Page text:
This is a short guide for individuals raising a claim under the rules of procedure that apply when submitting a claim to the Employment Tribunal. This guide will outline how we can help you raise a claim if you have an employment related issue.
No more Employment Tribunal fees
In July 2017 the Supreme Court decided that the Tribunal fees required to be paid to lodge a claim were unlawful. Employees no longer have to pay fees to an Employment Tribunal to raise a claim. Now is therefore the best time for employees to raise a claim against their employer or former employer.
What can you claim?
Examples of the types of claims that we can help you with include:
Unfair Dismissal (including constructive dismissal) Discrimination (based on grounds of disability, age, sex, pregnancy/maternity, race, sexual orientation, religion/beliefs) Harassment Bullying at work Equal Pay Holiday Pay Discrimination Breach of Contract Dismissal or negative treatment as a result of Whistle-blowing Unlawful deduction of wages
Starting your claim - When to act?
As soon as you think one of the incidents, acts or complaints above has occurred you have three months less a day to raise a claim. For example, if you were unfairly dismissed on the 24 May 2018, the claim must be submitted on or before 23 August 2018.
Before you can raise a claim, you must go through the ACAS Conciliation Period. This is usually a one month period where ACAS will contact the Respondent and investigate the possibility of both parties coming to an early settlement. This period can be extended if a settlement looks likely. Initiating ACAS conciliation has the effect of freezing any time limits in which a claim must be raised.
It is best practice to try and resolve things with your employer and seek independent legal advice as soon as possible. The earlier you raise a claim then the more time there is to prepare your case forms. A claim is started by presenting a completed form, known as an ET1 form, to the Employment Tribunal.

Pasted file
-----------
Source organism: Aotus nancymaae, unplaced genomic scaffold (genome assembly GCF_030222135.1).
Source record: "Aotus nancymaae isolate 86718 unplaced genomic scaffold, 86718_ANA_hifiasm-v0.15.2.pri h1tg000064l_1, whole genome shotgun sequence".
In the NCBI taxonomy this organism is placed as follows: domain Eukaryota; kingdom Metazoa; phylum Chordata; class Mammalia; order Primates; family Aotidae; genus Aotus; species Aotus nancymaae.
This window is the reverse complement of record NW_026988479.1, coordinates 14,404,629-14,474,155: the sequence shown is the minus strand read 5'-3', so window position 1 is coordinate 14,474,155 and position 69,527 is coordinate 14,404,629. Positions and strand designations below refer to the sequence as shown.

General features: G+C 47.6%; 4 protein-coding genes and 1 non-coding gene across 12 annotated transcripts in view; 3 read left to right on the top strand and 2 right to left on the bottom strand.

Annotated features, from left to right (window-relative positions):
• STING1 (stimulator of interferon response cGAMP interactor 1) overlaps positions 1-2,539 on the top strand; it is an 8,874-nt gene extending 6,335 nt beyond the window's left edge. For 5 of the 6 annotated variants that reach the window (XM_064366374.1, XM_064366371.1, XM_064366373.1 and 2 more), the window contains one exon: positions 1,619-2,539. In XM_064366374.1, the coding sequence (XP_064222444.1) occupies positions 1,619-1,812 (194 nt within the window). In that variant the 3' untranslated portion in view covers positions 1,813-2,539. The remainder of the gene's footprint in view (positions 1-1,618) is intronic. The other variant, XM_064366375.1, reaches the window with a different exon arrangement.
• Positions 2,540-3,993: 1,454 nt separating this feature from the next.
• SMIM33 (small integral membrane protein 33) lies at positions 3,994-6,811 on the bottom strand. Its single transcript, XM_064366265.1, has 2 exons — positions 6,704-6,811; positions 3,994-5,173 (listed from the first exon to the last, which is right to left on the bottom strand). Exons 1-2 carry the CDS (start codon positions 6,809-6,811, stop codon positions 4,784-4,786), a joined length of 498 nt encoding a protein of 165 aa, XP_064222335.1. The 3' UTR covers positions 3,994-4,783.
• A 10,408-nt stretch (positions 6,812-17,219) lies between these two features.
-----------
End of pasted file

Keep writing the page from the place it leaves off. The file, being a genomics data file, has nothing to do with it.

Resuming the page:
Please note that the time limits imposed by the Employment Tribunal Rules are strict and there is no guarantee an extension will even be considered. Once a claim has missed the window it is usually the end of the road for that particular claim in the Employment Tribunal.
What happens once my Claim is submitted?
Once the ET1 form is submitted and is accepted by the Employment Tribunal, we must wait for a response from the other side (your employer), known as the Respondent. The Employment Tribunal will forward the ET1 form to the Respondent. From this date they have 28 days to respond, which is done by the submission to the Tribunal of an ET3 form. This form will state the Respondent’s defence(s) to the claim(s) raised. If the Respondent does not respond within this time limit, which is usually unlikely, an Employment Judge has discretion to issue a default judgement based on the information he has at such time. It is likely, however, an ET3 form will be submitted on time.
What can I win at an Employment Tribunal?
Depending on your type of claim, you may be eligible to claim a number of different types of award. The law generally is designed to compensate a Claimant who has suffered a wrongdoing, rather than punish a Respondent for committing a wrongdoing. All awards are therefore related to the losses of the Claimant.
If you are successful with a claim of “unfair dismissal”, in most cases you will be entitled to two types of award. These awards are as follows:
This equates to your statutory redundancy payment.
This is at the discretion of the Employment Judge as to what they deem to be just and equitable. Often it will compensate a Claimant into the position they would have been had they not been unfairly dismissed, ie the wages they would have received up until the point in which the Claimant starts alternative employment or is it is decided should have started alternative employment.
If you are successful with a claim of “discrimination”, an Employment Judge may award you a payment in recognition of any Injury to Feelings. An Employment Judge was a wide discretion in deciding what would be just and equitable in these circumstances and will be decided on the individual merits of any claim.
For further help / advice on making a claim contact, Robert Holland